Three students were arrested from their homes on Monday at dawn after they participated in Saturday protests on Tanta University’s campus.
A student-led campaign dubbed “Students will not sell” was launched in the wake of the nationwide movement condemning the recent Egyptian-Saudi maritime demarcation deal.
Students at several campuses, including Cairo University, Helwan University, and others, organised protests against the decision amid restrictive administrative measures.
One of the campaign’s members told Daily News Egypt, on condition of anonymity, that the three students who were arrested are Ahmed Abo Leila, a fourth year student at the Faculty of Medicine; Ibrahim Samir, a second year student at the Faculty of Engineering; and Abdel Rahman Samir, a second year student at the Faculty of Science.
Saturday’s protests are considered the first on-campus demonstration in over two years. Following a ban on the Muslim Brotherhood in 2013, universities witnessed weekly, and sometimes daily, protests led by pro-Brotherhood students.
Protests often ended with violent dispersals and injuries among both students and security forces, in addition to random arrests and suspensions.
The campaign organiser said severe restrictions were implemented in Cairo University, even before the protest began.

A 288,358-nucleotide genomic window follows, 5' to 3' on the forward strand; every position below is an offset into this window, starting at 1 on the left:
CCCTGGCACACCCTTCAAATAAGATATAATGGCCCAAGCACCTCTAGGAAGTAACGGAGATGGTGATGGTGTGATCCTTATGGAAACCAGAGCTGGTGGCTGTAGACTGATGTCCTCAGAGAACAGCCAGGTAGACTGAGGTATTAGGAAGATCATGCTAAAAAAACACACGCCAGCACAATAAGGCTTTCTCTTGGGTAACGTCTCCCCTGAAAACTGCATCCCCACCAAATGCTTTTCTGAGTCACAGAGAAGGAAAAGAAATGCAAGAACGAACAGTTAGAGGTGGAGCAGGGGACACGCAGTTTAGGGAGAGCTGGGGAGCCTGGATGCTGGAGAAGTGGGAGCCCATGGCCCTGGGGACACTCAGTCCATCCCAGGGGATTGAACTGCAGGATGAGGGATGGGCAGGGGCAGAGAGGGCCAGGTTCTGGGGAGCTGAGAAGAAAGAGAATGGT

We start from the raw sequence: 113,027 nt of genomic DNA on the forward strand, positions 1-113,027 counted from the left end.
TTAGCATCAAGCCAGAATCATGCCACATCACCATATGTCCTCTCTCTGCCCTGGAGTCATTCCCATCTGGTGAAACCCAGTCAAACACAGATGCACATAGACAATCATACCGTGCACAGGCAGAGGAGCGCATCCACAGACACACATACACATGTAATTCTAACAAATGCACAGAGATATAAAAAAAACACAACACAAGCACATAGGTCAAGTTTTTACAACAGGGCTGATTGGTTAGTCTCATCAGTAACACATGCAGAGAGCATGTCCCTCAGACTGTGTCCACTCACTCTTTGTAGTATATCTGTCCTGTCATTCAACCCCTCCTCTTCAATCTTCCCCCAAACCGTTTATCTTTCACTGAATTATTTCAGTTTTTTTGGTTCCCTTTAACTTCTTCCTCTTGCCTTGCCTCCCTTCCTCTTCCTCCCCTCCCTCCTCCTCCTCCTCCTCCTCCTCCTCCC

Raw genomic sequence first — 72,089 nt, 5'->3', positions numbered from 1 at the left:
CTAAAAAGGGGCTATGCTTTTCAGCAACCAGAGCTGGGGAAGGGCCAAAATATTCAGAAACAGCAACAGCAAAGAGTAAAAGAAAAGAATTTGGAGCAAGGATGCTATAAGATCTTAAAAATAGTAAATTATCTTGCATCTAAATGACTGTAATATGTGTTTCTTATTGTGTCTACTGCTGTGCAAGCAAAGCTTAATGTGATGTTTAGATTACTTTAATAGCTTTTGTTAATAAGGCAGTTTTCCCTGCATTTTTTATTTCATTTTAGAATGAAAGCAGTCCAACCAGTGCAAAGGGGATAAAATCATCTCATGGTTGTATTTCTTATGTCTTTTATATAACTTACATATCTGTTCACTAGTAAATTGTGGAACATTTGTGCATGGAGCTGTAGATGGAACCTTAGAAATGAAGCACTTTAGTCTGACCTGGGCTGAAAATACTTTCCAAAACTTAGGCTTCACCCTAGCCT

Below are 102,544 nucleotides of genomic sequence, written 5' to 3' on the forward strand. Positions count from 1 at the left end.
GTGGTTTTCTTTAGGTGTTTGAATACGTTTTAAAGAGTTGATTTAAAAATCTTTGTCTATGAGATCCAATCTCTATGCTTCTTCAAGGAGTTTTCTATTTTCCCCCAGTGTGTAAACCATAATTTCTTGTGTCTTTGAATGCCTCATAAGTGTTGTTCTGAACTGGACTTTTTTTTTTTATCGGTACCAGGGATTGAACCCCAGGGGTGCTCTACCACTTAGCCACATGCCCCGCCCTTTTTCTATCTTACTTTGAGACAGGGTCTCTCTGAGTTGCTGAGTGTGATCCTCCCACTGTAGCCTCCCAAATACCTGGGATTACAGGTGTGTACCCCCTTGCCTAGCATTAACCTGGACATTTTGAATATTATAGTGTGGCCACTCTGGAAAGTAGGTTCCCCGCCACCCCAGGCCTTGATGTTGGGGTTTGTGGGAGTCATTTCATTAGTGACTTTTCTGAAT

“The students and protest organisers at Cairo University arrived on campus a little bit earlier than the scheduled time. They found security officers at the Faculty of Science, the protest location, already evacuating students and asking them to leave,” the organiser told Daily News Egypt. “They claimed that maintenance work is taking place and everyone should leave.”
According to the organiser, security officers continued to chase them even after they left. “They took our IDs, claiming they were invalid,” the organiser said.
When the students went to the administration to retain their IDs, one of the employees informally told them that they have been monitored and that protesting is not allowed.
The students were told that they needed permission from the university’s dean to hold the protest and that they are required to leave their IDs. They were also told that they will bear complete responsibility for the protest and its potential consequences, according to the organiser, which resulted in the students deciding to halt the protest.
Meanwhile, at Helwan University a group of students were briefly detained at the dean’s office after organising on-campus protests, Wessam Atta, researcher at the Association of Freedom of Thought and Expression (AFTE), told Daily News Egypt. Those students have now been released.
According to Atta, protests took place in many universities amid light security restrictions. “We are yet to be notified of any arrests of those students,” he said.
The controversial Protest Law was issued under former interim president Adly Mansour in November 2013, as a deterrent measure to pro- Brotherhood demonstrations. However, it has been used to build cases against several figures accused of dissent.